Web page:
China’s government has announced its new economic growth target for 2017. At “around” 6.5% it’s just a bit lower than the 2016 target of 6.5% to 7%. China’s GDP grew by 6.7% in 2016.
The slight decline in the headline growth target is echoed throughout the government’s planning. The target for fixed asset investment, for example, is growth of 9%. Last year’s target was 10.5% and the actual growth rate in 2016 was 8.1%. Retails sales, for take another example, is projected to show a slight dip to 11%. The government’s target for its fiscal deficit remains unchanged at 3% of GDP. Last year the budget deficit actually ran at a 3.8% rate.
Ratcheting down the growth target, even slightly, in the run up to the end of the year Communist Party congress that will ratify a second five-year term in office for President Xi Jinping is a sign, in my opinion, of how firmly in control Xi is. He can afford to back off a little on growth in favor of reining in the housing and banking sectors because he has so firmly grabbed control of the power structures of China’s government and economy.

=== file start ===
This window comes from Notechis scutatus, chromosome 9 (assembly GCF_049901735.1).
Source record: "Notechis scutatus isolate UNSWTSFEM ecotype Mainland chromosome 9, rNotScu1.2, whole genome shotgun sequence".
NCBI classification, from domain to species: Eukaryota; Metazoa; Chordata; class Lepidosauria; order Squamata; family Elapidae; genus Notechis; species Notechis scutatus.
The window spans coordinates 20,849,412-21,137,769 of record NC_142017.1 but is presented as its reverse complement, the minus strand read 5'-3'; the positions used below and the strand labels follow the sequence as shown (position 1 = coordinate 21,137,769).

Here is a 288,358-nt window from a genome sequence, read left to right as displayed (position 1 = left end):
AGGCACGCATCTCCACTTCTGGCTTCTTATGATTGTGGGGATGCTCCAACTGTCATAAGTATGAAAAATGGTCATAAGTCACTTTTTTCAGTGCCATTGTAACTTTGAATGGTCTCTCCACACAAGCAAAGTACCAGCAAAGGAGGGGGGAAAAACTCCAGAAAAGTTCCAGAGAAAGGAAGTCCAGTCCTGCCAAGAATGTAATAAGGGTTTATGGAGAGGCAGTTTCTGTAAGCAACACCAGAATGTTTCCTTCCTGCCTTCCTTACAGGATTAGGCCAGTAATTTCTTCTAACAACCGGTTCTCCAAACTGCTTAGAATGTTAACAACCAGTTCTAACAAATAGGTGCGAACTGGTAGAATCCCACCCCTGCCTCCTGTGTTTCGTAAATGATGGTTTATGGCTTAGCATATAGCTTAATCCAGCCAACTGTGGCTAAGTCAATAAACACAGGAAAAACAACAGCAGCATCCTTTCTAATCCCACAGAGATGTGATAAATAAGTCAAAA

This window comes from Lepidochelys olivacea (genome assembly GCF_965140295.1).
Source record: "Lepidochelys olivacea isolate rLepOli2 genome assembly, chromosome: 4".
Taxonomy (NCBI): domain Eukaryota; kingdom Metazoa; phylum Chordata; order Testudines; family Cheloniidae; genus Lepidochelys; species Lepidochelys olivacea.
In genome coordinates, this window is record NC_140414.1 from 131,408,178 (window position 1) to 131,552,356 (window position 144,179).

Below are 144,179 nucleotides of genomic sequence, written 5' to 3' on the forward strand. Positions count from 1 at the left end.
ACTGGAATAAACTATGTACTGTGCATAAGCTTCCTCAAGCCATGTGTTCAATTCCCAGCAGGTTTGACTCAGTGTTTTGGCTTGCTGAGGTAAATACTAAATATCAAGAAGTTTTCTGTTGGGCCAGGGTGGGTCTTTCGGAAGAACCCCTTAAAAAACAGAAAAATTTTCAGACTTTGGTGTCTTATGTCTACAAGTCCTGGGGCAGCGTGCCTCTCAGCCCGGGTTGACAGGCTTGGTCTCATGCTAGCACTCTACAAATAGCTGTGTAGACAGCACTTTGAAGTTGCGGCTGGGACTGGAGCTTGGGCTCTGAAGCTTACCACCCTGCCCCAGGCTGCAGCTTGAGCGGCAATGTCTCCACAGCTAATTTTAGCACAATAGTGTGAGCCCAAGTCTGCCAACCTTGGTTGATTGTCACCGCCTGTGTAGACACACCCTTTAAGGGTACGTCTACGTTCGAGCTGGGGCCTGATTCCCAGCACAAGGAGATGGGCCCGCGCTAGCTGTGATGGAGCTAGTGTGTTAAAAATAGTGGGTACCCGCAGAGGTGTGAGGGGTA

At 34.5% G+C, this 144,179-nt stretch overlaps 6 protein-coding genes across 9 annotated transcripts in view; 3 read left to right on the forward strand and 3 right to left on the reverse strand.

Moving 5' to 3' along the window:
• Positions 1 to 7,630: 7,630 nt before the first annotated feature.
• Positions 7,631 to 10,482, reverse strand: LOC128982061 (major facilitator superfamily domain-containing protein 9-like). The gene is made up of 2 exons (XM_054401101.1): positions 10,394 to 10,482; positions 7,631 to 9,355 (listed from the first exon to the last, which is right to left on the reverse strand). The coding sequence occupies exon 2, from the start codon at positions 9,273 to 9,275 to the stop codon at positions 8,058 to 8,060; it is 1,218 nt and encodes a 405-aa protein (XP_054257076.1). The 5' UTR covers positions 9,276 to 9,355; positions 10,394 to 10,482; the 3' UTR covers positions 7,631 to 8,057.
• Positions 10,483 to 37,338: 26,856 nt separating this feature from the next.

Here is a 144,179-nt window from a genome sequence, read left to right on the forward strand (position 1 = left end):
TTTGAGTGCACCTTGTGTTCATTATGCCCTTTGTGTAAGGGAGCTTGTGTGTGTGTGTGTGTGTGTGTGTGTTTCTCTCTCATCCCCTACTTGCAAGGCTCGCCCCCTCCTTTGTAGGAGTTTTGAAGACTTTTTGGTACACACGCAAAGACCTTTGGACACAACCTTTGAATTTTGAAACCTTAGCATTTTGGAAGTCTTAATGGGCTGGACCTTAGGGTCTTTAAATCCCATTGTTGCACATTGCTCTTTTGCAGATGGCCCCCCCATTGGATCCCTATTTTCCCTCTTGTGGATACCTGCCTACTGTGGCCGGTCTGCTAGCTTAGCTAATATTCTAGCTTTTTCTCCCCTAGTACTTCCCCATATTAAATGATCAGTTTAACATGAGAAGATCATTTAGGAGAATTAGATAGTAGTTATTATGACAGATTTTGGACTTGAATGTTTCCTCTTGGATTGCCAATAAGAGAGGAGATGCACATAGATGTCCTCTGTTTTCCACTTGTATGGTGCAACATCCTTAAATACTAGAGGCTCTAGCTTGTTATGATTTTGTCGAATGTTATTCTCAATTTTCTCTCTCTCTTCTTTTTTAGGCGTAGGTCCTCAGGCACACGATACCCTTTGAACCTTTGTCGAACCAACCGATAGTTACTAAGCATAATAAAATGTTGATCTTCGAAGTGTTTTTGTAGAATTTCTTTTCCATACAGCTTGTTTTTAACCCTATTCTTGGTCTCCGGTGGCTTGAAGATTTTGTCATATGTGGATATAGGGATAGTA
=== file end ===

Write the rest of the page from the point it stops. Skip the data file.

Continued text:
But Xi remains a very cautious and conservative leader who doesn’t show signs in this plan of risking very much in order to reform China’s economy. Growth in China’s economy remains lashed to government spending on infrastructure and other fixed assets. China spent more than $10.8 trillion on infrastructure from 2006 to 2015, Bloomberg calculates. And that spending doesn’t show any signs of slowing down. Outlays for roads, airports, ports, railways, and other infrastructure projects climbed 17.4% in 2016. That’s a troubling increase in the context of any economy that grew by “just” 6.7%. Gaining solid information on the real rate of growth in China is always a tough job but the consensus among economists is that China is getting less economic growth for its infrastructure yuan than it used to.
Which is a problem given the high levels of debt that all this spending has pushed onto China’s balance sheets. Total debt was about 260% of GDP in 2016, up from about 160% in 2008, according Bloomberg. In the past in other countries that level of debt and that kind of increase has served as the lead in to a financial crisis. China’s economic system isn’t like that in most countries, I grant you, but that doesn’t make China immune from the pressures of rising debt.
One place I’d expect to see those pressures manifest themselves in 2017 is in the value of the yuan. If China has to keep its export-driven economy running as fast as it can, and if individual Chinese and foreign investors and traders worry about the foundations of China’s economy, I’d expect the yuan to remain under pressure in 2017 and for the People’s Bank to have to continue to spend down foreign exchange reserves to keep the decline of the yuan orderly.